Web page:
As the summer months wane and we move into fall, the first frost is right around the corner. You’ve spent the warm months tending to your garden, so of course, you care about how it will fare over the winter! The primary question often asked is whether or not frost will kill your plants.
It can be one of the worst feelings you experience, to wake up one morning, glance out your window, and see the plants you’ve worked hard to maintain all summer browned and wilted under the weight of an unexpected frost.
The answer to the question of whether or not frost kills plants can vary depending on the type of plant, the type of garden, location, sunlight, and other factors. Understanding your garden from design to implementation is the key to planning for a yard that will look great through all the seasons.
It’s always a good idea to create a plan with the help of a landscape design pro, like those at the Ohio Valley Group. We’ll come out and help you understand how frost and winter weather will affect the plants you have, and what you can do to mitigate damage.
What is frost and what kinds of weather should I look out for?
The definition of frost is simple. It’s what happens with the ambient air temperature drops below 32 degrees Fahrenheit. This leads to the formation of ice crystals on plant leaves, which could injure or even kill tender plants.
Prime conditions for frost are calm, clear skies and afternoon temperatures that start to fall. When conditions are right, the result could be below-freezing temperatures that could kill all plants but the most cold-tolerant.
If you spot some clouds in the sky, you may be in luck. Plants are generally safe when clouds are visible even if the temperature is cool. The radiant heat from the sun during the day is trapped below the clouds, which keeps ground temperatures a bit warmer, protecting your plants for just a little longer.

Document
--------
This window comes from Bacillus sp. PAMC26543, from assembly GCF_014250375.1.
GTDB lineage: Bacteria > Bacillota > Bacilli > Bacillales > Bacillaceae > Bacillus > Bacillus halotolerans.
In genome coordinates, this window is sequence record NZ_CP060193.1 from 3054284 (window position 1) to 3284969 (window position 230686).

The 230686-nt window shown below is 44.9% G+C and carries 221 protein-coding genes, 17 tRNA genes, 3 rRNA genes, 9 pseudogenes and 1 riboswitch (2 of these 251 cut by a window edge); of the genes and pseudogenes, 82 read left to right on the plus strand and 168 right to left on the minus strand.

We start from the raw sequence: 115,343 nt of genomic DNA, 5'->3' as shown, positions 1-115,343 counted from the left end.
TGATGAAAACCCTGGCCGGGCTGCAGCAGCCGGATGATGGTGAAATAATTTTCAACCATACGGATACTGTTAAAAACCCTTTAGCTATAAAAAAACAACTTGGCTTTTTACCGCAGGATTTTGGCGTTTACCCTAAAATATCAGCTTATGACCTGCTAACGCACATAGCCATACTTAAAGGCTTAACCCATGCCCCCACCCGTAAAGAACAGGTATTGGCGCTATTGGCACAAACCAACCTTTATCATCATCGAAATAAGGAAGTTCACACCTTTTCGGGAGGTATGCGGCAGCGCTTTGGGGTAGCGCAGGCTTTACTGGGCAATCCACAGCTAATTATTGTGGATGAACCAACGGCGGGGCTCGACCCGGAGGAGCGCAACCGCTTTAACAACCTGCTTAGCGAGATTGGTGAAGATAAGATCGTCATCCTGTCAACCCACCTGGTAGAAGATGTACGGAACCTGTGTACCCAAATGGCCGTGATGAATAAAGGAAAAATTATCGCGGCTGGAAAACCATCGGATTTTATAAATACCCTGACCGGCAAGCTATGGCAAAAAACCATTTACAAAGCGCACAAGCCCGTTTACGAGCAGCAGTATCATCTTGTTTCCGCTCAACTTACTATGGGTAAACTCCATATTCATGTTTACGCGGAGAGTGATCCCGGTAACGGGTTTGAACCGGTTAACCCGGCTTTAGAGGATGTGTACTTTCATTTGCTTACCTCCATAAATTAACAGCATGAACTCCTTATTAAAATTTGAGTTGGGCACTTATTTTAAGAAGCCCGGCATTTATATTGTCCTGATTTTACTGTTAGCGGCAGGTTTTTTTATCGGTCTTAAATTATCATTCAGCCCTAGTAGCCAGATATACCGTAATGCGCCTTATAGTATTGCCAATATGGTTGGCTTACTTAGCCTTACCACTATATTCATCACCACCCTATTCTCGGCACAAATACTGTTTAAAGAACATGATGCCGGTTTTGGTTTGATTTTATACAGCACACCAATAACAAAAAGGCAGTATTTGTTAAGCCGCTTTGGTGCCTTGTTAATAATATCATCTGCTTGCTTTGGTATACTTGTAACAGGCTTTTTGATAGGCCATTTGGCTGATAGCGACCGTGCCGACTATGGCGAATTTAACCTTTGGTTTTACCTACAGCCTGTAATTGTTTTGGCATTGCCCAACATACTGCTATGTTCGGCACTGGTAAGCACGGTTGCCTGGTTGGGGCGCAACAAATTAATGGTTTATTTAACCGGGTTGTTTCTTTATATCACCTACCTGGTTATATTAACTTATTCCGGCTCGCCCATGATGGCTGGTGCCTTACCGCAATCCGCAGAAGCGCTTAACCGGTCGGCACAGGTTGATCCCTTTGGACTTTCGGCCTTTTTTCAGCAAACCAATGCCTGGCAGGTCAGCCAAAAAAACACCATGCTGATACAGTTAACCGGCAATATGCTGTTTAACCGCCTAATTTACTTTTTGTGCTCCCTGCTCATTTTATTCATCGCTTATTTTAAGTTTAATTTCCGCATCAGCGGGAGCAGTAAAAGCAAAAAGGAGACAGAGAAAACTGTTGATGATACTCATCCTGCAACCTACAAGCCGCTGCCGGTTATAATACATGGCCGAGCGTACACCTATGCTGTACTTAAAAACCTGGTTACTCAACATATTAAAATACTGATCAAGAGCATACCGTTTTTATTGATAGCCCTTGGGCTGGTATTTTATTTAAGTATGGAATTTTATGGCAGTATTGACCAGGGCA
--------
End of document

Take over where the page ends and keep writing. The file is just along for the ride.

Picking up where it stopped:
The wind is also your friend for a similar reason. As temperatures fall, the coldest air tends to settle on the ground. Even the most gentle of breezes can help to prevent the cold air from settling around your garden beds. That said, if the wind itself is below freezing, it could be very damaging to your plants.
What can I do to protect my plants from frost?
The most important thing to do is to understand the kinds of plants you have in your garden, and how the weather affects your property. Knowing which of your plants are hearty, and which are not is key in deciding how to help them over-winter. It’s also important to keep an eye on immature plants. If they are still sporting new growth as they enter the fall, they’ll be more susceptible to frost.
If there is frost in the forecast, the best thing to do is to cover your plants to retain as much moisture and soil heat as you can and also to protect against strong winds. Strong winds can increase the rate of drying and cooling.
The best materials to use are things like baskets, tarps, newspapers, straw, and other insulating things. There are products designed specifically for covering plants in the winter that you can find at your garden store.
You must cover your plants before the temperatures drop. This ensures that you trap and keep as much heat in your soil and around your plants as possible. Also make sure to weigh down your covers so that strong winds won’t blow them away, leaving your poor plants to suffer directly from the frost.
It seems counterintuitive, but you’ll want to keep the soil moist if there is frost in the forecast. Water your plants frequently in the lead up to frost. Commercial growers often leave sprinklers on overnight to cover the plants with water. When the water on leaves freezes, it releases heat, protecting them even though covered in ice. This tactic only works if sprinklers run continuously when temperatures are below freezing, so it is not recommended for home gardeners.
How can I make sure that my garden is protected?
Experienced gardeners know to design a garden from the start that looks great and includes native plants that will thrive in our regional weather. The absolute best thing you can do to protect your garden from frost damage is to plant the correct plants from the very beginning! Your best bet is to fill your garden with flowers, shrubs, and trees that thrive in our local climate.
We’re here to help! Our experts know exactly what native plants not only look great but also thrive in the Ohio winter. Give us a call to see how we can help you keep your garden looking great all year round.